The Appellate Division recently permitted a law firm to proceed with litigation against a former expert who had been poised to provide expert testimony on behalf of the law firm’s clients in a medical malpractice proceeding.  Prior to trial, the expert declined to participate, and the court denied the clients’ request for leave to seek another expert.  Thereafter, the action was dismissed.  Following the dismissal, the law firm filed an action against the expert on behalf of the clients, which was removed to federal court.  The expert sought to disqualify the law firm, who then withdrew as counsel in that litigation.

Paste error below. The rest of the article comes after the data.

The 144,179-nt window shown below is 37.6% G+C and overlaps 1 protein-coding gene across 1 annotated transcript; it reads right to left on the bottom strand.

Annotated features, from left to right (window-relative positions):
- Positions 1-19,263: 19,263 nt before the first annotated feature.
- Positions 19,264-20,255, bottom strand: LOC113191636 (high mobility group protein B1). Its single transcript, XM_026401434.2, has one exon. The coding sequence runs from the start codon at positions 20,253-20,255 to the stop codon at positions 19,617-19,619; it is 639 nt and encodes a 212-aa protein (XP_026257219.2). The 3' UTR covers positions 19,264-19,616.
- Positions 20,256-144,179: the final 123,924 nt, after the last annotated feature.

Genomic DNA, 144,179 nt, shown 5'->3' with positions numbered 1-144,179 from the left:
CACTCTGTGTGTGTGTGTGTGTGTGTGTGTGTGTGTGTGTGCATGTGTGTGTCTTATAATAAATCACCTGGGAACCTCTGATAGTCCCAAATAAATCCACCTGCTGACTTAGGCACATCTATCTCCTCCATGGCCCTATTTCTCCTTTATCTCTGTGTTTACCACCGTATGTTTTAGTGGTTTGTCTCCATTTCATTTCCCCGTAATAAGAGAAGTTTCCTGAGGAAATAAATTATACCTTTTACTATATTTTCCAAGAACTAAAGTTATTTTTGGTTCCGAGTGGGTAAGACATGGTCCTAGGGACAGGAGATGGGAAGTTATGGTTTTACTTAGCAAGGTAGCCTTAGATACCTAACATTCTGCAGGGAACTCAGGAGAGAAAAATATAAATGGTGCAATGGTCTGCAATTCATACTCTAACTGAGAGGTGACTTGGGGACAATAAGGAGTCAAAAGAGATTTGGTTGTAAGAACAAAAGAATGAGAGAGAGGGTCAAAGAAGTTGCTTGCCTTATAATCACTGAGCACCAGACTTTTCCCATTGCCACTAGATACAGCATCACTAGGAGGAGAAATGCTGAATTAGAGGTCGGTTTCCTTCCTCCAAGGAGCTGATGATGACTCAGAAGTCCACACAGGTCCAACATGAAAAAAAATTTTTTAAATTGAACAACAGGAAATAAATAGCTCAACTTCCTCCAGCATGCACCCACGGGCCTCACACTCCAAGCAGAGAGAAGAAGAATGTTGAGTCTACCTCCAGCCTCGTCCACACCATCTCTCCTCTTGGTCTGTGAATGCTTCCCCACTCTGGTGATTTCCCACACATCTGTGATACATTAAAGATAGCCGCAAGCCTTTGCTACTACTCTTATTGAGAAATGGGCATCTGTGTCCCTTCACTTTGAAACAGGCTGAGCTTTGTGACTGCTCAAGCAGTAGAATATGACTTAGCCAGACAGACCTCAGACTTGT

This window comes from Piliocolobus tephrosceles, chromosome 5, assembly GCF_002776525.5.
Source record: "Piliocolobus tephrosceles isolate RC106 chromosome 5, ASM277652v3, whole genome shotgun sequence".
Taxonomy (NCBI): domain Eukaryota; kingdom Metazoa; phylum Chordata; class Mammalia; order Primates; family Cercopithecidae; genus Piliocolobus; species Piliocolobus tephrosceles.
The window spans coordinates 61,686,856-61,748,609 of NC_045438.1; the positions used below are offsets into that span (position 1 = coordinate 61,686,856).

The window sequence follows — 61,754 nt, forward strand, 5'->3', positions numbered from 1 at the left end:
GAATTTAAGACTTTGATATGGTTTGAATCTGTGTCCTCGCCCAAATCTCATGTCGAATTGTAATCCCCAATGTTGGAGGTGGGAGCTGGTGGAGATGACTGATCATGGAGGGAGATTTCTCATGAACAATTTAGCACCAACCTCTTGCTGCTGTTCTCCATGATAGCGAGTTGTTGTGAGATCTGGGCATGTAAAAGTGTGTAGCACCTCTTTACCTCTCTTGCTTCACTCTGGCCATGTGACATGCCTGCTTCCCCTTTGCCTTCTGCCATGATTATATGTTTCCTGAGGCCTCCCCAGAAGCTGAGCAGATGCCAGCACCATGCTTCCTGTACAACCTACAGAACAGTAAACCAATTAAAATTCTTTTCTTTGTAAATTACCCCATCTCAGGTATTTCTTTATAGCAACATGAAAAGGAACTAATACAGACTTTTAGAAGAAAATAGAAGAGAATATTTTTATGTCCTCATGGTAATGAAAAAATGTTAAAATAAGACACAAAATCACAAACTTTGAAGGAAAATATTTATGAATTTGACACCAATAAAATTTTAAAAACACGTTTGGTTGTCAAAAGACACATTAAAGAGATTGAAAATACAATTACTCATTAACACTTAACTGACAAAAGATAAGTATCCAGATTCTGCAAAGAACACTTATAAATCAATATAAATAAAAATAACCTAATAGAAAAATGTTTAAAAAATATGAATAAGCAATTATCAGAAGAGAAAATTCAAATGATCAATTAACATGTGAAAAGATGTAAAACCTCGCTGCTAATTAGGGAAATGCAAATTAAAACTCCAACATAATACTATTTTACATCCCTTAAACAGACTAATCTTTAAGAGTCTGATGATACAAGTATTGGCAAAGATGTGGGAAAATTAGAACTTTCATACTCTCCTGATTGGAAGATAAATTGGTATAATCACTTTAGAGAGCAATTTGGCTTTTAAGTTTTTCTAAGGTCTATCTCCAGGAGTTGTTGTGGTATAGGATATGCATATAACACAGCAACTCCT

Subsequently, however, the law firm filed an action on its own behalf against the expert, claiming that the expert’s failure to participate at the trial of the medical malpractice action was, among other things, a breach of contract and negligence.  The law firm sought its own damages allegedly incurred as a result of the expert’s failure to participate.  The expert moved to dismiss the action, and that motion was granted in part and denied in part.  On a motion for leave to appeal, the Appellate Division considered the question of whether the law firm properly possessed a cause of action against the expert, and answered that question in the affirmative.  Specifically, the Appellate Division held: “[P]laintiffs were in large measure acting as the estate’s representative in their dealings with defendants, but that does not preclude either a derivative or independent right to relief if defendants’ negligence or breach of contract wrongly caused plaintiff[’]s injury beyond or different from the estate’s alleged injury.  The very nature of plaintiffs’ contingency fee arrangement with the estate reveals plaintiffs had a real stake in the outcome of the medical malpractice action because certain obligations incurred during the litigation would be solely borne by plaintiffs if no recovery was obtained and because a recovery in favor of the estate would also benefit plaintiffs.”  Joseph E. Collini, Esq. et al. v. National Medical Consultants, PC, et al., Docket No. A-2857-18T4 (App. Div. June 4, 2019) (emphasis added).  The court thus concluded that the trial court properly denied the motion to dismiss and negligence claims, although the court also concluded that the trial court should have stayed the action pending the disposition of the clients’ federal action against the expert, as the attorney’s claims were largely derivative of those of the clients.